Date of Award

8-2005

Degree Type

Dissertation

Degree Name

Doctor of Philosophy

Major

Education

Major Professor

Christopher H. Skinner

Committee Members

Robert L. Williams, Sherry K. Bain, Vey M. Nordquist

Abstract

Educators often use modeling as part of instructional interventions when teaching basic academic and social skills. During these interventions, small groups are frequently used to instruct students. One phenomenon that takes place during group settings is incidental learning. Incidental learning occurs when a student is placed in an environment in which they can observe others receiving instruction (McCurdy, Cundari, & Lentz, 1990; Skinner, Logan, Robinson, & Robinson, 1997). Through incidental learning, observing students display skills and knowledge gains about a task that was not explicitly demanded of them (Orlove, 1982).
During group work, teachers often convey either positive or negative feedback. While such feedback often serves as effective reinforcers, teachers may enhance reinforcement by providing tangible rewards for accurate responding. Subsequently, the question arises about the effects that either rewarding or punishing the model has on the observer. According to social learning theory, vicarious reinforcement (VR) occurs when an observer’s behavior increases as a result of seeing another be reinforced for the same behavior, and vicarious punishment (VP) occurs when an observer’s behavior decreases as a result of seeing another be punished for the same behavior (Bandura, 1977). Studies examining the effects of vicariously reinforced and vicariously punished modeled responses have found that VR and VP generally do affect observers’ imitative behavior in the appropriate direction.
The current study extends research on the effects of VR and VP in several ways: (1) the study examines the effects of vicarious consequences on learning behavior not already within the observers’ repertoire of behaviors (i.e., incidental learning of Japanese
symbols); (2) the study examines the effects of the model’s incorrect responding on learning and error responses; and (3) the study looks for further evidence of the effects of vicarious consequences by examining observers’ responding regardless of accuracy.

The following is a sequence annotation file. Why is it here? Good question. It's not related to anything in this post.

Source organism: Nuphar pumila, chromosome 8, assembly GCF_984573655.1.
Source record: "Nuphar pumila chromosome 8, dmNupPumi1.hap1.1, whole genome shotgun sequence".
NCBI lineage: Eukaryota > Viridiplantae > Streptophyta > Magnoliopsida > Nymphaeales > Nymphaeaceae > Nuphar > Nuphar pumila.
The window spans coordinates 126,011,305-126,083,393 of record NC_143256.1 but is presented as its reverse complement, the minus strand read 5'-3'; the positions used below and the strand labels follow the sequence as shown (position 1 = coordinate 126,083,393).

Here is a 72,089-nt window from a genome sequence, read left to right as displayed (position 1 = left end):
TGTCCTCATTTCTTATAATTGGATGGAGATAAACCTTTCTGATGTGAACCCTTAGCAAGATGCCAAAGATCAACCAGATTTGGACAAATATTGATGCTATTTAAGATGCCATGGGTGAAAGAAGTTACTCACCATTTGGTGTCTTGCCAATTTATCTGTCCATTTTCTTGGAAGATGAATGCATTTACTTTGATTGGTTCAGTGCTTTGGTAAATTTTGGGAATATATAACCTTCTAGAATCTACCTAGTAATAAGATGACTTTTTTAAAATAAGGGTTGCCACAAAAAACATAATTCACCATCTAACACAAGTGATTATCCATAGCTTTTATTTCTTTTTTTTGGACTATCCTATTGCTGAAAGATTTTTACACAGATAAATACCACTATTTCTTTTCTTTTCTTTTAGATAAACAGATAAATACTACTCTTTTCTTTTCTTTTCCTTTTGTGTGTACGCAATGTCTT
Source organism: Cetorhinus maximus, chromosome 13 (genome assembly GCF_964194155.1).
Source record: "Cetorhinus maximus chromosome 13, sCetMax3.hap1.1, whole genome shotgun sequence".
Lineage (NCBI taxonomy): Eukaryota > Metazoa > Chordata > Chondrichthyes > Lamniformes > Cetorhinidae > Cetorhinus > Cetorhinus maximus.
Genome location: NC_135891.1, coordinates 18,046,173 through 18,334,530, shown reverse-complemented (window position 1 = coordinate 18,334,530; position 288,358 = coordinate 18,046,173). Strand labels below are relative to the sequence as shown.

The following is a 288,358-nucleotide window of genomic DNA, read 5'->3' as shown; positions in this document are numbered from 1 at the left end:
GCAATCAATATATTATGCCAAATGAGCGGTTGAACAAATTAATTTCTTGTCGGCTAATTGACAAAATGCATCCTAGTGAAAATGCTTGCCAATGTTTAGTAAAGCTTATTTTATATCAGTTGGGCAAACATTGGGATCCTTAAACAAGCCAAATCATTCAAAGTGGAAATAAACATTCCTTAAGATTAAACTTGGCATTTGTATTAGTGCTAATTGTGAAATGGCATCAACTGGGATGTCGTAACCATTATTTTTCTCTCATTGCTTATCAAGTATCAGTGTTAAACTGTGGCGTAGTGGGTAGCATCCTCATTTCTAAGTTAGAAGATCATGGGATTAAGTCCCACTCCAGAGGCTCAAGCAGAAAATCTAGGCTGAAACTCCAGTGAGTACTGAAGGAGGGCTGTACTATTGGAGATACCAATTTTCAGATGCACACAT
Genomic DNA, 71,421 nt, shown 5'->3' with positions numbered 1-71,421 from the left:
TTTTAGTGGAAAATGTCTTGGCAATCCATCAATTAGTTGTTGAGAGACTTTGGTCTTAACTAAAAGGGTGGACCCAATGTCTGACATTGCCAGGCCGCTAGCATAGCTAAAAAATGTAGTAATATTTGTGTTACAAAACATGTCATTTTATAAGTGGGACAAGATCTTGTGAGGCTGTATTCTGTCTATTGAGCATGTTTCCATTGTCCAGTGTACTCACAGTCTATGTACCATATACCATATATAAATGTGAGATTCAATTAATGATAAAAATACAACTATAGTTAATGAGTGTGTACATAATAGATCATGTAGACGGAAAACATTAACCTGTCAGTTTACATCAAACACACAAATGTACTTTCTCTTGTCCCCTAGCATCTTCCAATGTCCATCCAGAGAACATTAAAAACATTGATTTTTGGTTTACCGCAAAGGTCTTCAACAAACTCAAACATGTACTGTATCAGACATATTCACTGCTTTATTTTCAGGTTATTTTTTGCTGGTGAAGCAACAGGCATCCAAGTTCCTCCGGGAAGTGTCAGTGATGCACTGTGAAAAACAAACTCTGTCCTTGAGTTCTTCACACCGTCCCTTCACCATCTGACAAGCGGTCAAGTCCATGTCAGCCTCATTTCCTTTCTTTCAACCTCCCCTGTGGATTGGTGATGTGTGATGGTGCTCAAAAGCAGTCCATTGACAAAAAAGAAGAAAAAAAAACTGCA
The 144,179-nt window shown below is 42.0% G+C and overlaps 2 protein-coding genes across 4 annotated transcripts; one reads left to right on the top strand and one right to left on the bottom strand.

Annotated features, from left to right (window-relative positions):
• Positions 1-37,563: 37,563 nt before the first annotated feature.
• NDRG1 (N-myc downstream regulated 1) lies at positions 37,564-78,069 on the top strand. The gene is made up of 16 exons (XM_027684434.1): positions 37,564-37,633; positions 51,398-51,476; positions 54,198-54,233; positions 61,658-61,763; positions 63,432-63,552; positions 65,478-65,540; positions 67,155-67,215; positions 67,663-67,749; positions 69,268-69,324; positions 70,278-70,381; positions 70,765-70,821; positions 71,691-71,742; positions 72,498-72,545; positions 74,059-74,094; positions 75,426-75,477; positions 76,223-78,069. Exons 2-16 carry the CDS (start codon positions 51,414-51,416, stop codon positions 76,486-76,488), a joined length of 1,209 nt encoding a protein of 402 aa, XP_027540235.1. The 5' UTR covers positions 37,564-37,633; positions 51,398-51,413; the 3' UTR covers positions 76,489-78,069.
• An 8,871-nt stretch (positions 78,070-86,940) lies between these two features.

The current study consists of two experiments. During Experiment 1, incidental learning procedures were conducted with college students and during Experiment 2, incidental learning procedures were conducted with fourth- and fifth-grade students. Incidental learning procedures consisted of observers’ watching one of four videos (VR, VP, mixed VR and VP, or control) depicting a student and her teacher reviewing a set of flashcards. Each flashcard had a single Japanese symbol on the card. On each video, the model randomly got half of the words correct and half of the words incorrect. During the VR video, the teacher would praise and give a tangible reward for each correct word. On the VP video, the teacher would reprimand and take a tangible award away when the model responded incorrectly. During the mixed condition (M), the teacher would both praise and reward for correct responses and reprimand and take a reward away for incorrect responses. The control video (C) depicted no rewards, only corrective feedback. The observers were then tested on their learning of the Japanese symbols.
Results of the current study showed no significant differences in incidental learning or imitation (responses regardless of accuracy) across all conditions (VR, VP, M, and C). These results suggest that either rewarding correct responses and/or punishing incorrect responses had no impact on observers’ learning. From an applied perspective, these results suggest that rewards or punishment are not needed to enhance classmates’ learning. Rather, merely providing immediate feedback with respect to accuracy may enhance observers’ learning.
Findings of the current study did not support a previous researcher’s findings where observers matched the model’s incorrect responses rather than changing their response to the correct response (Cheyne, 1972). When given a symbol that the model initially responded to incorrectly, observers were unlikely to provide the same error response to that symbol. Additionally, results were inconclusive with regard to whether the model’s incorrect responding affected observers’ correct responding. Experiment 1 showed college students may have been affected by the interference of the incorrect responses, but Experiment 2 showed elementary students were not affected by incorrect responding. Future research would need to determine whether these differences were a result of differences in learning histories or methodological differences. Additional limitations of this research and implications for future research are discussed.

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